Academic journal article Presidential Studies Quarterly

Theory and History, Structure and Agency

Academic journal article Presidential Studies Quarterly

Theory and History, Structure and Agency

Article excerpt

I received George Edwards's request for a response to Professor's Hoekstra's critique in the closing weeks of 1998. This was, I confess, a heady time for me and a peculiar one in which to read about the limits of the theory set forth in The Politics Presidents Make (Skowronek 1993). With the impeachment of Bill Clinton unfolding apace, I was beginning to think that my work on presidential leadership was more powerfully predictive than I had ever imagined.

The original edition of Politics, which was finished just before Clinton took office, had linked certain kinds of leadership to certain kinds of political situations. It then sought to explain and illustrate the characteristic political effects of each type. In one particular, the book postulated that when a president is identified with the opposition to established commitments and those commitments still claim formidable political, institutional, or ideological supports, leadership will tend toward radical independence, with the president staking out a highly personalized, if not wholly erratic, course. I argued that the president in this situation will appear a political wild card and ideological mongrel. His leadership stance will be "preemptive," tactically scooping some of the dominant issues and playing on divisions among factions supportive of established commitments. I pointed out that these preemptive leaders tend to foment major constitutional confrontations-showdown institutional challenges to their authority--and that, of all presidents, they run a particular risk of impeachment. The final tag in the original edition of the book suggested that Bill Clinton, "the first Democrat to take office in the post-Reagan era," would "come to the politics of preemption as a matter of course."

To be sure, I did not predict in 1993 that Clinton himself would be impeached but held out the hope that he might explore the potential of preemptive leadership for pragmatic experimentation. Furthermore, I still find myself astounded that congressional Republicans grasped a cover-up of sexual indiscretions to press this broadside-constitutional indictment. But in portraying the preemptive type so vividly for so long and in finally provoking the emblematic response, Clinton's experience seems to me particularly arresting in terms of the patterns I had identified. As I began to hear from colleagues around the country who said that their students were putting these pieces of my analysis together on their own, I began to entertain thoughts that run very much against the grain of Professor Hoekstra's remarks. Far from thinking that I had indulged in "excessive determinism" in my initial presentation, I began to wonder if I had not been deterministic enough. I found myself even more impressed in 1998 than I was in 1993 with the durability of the underlying political dynamics I had uncovered and more certain of the value of cutting through some of the "flux, uncertainty, and detail" that Professor Hoekstra seeks to protect from my alleged indifference. Who knows, had I stripped away all attention to nuance and contingency in my original presentation, I might now be enjoying the kind of celebrity status that came to James David Barber after Nixon's impeachment!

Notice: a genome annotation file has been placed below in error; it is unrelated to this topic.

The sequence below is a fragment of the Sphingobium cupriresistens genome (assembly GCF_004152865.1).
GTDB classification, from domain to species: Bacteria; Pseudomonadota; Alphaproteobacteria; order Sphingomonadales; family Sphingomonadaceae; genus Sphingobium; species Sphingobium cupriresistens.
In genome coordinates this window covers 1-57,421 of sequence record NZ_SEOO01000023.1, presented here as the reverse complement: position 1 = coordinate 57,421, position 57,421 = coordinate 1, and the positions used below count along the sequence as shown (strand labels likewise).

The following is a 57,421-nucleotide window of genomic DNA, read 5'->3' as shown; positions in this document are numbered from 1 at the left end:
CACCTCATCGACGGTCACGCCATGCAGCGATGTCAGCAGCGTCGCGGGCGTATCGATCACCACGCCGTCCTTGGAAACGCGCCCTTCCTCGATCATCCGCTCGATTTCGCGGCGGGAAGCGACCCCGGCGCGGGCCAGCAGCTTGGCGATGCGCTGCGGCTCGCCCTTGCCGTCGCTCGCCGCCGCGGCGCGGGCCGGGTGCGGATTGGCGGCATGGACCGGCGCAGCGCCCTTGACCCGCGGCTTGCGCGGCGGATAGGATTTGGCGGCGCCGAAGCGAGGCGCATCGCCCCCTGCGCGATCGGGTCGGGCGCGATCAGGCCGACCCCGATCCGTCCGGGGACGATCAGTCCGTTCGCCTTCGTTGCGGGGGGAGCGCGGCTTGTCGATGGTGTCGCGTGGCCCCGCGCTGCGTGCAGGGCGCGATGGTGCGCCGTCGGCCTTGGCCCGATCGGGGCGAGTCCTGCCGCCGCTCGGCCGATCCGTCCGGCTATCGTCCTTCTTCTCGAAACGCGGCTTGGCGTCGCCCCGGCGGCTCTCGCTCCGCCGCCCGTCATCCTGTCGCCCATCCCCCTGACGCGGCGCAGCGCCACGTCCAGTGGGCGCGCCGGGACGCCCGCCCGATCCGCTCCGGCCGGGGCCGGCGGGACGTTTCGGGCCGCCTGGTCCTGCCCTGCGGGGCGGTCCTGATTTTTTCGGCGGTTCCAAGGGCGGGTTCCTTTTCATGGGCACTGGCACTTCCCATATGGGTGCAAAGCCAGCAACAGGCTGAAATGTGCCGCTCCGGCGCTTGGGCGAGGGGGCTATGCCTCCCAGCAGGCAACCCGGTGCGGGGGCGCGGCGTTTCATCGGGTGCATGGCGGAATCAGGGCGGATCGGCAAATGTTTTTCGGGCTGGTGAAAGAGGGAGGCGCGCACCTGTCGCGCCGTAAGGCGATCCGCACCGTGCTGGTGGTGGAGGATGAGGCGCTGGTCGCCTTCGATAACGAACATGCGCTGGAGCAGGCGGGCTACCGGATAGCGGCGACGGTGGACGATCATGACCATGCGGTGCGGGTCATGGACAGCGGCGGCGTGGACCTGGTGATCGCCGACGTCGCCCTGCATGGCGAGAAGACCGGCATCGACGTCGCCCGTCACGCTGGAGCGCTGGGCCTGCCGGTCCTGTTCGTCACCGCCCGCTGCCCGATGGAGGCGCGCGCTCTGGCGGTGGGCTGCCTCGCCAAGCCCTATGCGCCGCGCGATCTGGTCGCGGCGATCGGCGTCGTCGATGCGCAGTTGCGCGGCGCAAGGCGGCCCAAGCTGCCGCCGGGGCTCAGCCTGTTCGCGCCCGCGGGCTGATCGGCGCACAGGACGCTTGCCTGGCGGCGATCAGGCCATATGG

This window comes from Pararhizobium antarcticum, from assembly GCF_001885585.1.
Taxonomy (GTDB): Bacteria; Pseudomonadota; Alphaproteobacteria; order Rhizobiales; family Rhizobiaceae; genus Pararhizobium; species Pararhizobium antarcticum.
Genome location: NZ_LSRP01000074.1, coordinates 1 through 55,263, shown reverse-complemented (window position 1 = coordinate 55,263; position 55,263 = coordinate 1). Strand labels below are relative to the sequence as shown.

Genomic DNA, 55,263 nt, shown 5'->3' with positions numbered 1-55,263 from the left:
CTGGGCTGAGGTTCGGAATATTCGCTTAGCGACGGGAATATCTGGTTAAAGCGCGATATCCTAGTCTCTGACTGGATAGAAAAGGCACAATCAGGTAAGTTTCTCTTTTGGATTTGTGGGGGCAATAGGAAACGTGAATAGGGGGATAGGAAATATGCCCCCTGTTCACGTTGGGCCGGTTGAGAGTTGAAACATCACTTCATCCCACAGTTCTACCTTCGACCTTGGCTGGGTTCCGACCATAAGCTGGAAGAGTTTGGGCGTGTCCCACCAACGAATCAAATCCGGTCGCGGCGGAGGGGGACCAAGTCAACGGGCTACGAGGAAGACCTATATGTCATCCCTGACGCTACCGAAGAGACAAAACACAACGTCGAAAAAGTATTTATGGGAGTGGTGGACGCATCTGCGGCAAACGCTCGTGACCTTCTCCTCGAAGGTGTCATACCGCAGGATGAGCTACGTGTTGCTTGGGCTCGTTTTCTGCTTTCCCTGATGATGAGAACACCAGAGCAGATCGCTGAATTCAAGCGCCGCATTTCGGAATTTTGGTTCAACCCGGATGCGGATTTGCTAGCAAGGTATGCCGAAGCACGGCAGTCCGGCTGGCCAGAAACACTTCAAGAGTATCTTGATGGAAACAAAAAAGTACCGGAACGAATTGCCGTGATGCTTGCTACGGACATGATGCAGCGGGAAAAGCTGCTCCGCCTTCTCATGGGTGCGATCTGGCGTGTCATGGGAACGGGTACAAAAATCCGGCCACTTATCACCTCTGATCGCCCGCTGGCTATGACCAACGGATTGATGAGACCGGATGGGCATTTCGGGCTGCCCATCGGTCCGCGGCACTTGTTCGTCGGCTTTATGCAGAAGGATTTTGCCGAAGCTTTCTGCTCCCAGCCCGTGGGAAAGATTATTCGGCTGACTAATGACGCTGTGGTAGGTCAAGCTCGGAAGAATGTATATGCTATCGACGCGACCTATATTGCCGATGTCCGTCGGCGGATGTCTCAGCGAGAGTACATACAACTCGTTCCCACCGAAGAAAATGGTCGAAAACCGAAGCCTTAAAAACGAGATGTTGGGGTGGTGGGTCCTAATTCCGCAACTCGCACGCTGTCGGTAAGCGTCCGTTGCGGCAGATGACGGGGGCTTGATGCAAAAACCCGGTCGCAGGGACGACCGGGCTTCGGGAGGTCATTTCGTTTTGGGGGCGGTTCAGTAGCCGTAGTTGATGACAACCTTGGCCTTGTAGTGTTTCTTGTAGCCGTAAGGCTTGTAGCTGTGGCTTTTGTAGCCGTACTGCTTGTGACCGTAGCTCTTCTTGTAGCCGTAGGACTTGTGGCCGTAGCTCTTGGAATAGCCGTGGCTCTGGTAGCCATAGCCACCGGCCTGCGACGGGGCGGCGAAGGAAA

So much for the main chance. As I started to read Professor Hoekstra's brief for fluidity and indeterminacy in presidential leadership, I felt myself coming back down to earth. His reminder of the dangers of straitjacketing real historical actors into theoretically derived structures went far toward dispelling the conceits of the moment and helping restore a due sense of proportion to my thinking. But as I consider, on one side, Professor Hoekstra's arguments against placing too much stock in a retrospective analysis of patterns and consider, on the other side, a leader like Clinton who has conformed to type right on cue, I am inclined to think that the balance struck in the book was right all along. My own brief was for closer attention to distinctive political tendencies within differently structured leadership situations, and I venture that presidential studies has a long way to go beyond my observations, theoretically informed as they are, before it risks unduly slighting historical contingency. …

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